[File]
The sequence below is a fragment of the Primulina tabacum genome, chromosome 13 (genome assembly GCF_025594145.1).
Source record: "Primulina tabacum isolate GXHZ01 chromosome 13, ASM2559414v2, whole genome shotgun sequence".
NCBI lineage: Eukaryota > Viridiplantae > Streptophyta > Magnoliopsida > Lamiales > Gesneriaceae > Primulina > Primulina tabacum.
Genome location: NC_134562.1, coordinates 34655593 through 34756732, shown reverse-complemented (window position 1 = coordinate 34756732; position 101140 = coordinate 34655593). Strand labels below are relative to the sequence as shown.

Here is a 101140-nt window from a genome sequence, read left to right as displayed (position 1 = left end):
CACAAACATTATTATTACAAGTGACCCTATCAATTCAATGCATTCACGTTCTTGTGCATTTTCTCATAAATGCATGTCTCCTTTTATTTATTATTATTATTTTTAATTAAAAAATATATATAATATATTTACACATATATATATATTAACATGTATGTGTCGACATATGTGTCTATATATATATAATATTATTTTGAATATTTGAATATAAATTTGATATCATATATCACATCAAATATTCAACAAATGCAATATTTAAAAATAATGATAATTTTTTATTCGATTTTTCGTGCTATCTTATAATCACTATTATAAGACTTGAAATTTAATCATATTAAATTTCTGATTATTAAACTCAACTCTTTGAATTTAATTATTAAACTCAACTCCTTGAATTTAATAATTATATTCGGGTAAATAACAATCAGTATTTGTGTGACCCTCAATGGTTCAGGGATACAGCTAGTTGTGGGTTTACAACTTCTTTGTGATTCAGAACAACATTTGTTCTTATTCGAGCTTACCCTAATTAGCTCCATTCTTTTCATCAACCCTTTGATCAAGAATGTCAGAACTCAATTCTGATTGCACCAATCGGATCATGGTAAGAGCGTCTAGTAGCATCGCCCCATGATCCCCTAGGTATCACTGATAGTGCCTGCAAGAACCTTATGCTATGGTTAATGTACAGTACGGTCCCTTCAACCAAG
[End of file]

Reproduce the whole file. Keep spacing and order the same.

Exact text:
The sequence below is a fragment of the Primulina tabacum genome, chromosome 13 (genome assembly GCF_025594145.1).
Source record: "Primulina tabacum isolate GXHZ01 chromosome 13, ASM2559414v2, whole genome shotgun sequence".
NCBI lineage: Eukaryota > Viridiplantae > Streptophyta > Magnoliopsida > Lamiales > Gesneriaceae > Primulina > Primulina tabacum.
Genome location: NC_134562.1, coordinates 34655593 through 34756732, shown reverse-complemented (window position 1 = coordinate 34756732; position 101140 = coordinate 34655593). Strand labels below are relative to the sequence as shown.

Here is a 101140-nt window from a genome sequence, read left to right as displayed (position 1 = left end):
CACAAACATTATTATTACAAGTGACCCTATCAATTCAATGCATTCACGTTCTTGTGCATTTTCTCATAAATGCATGTCTCCTTTTATTTATTATTATTATTTTTAATTAAAAAATATATATAATATATTTACACATATATATATATTAACATGTATGTGTCGACATATGTGTCTATATATATATAATATTATTTTGAATATTTGAATATAAATTTGATATCATATATCACATCAAATATTCAACAAATGCAATATTTAAAAATAATGATAATTTTTTATTCGATTTTTCGTGCTATCTTATAATCACTATTATAAGACTTGAAATTTAATCATATTAAATTTCTGATTATTAAACTCAACTCTTTGAATTTAATTATTAAACTCAACTCCTTGAATTTAATAATTATATTCGGGTAAATAACAATCAGTATTTGTGTGACCCTCAATGGTTCAGGGATACAGCTAGTTGTGGGTTTACAACTTCTTTGTGATTCAGAACAACATTTGTTCTTATTCGAGCTTACCCTAATTAGCTCCATTCTTTTCATCAACCCTTTGATCAAGAATGTCAGAACTCAATTCTGATTGCACCAATCGGATCATGGTAAGAGCGTCTAGTAGCATCGCCCCATGATCCCCTAGGTATCACTGATAGTGCCTGCAAGAACCTTATGCTATGGTTAATGTACAGTACGGTCCCTTCAACCAAG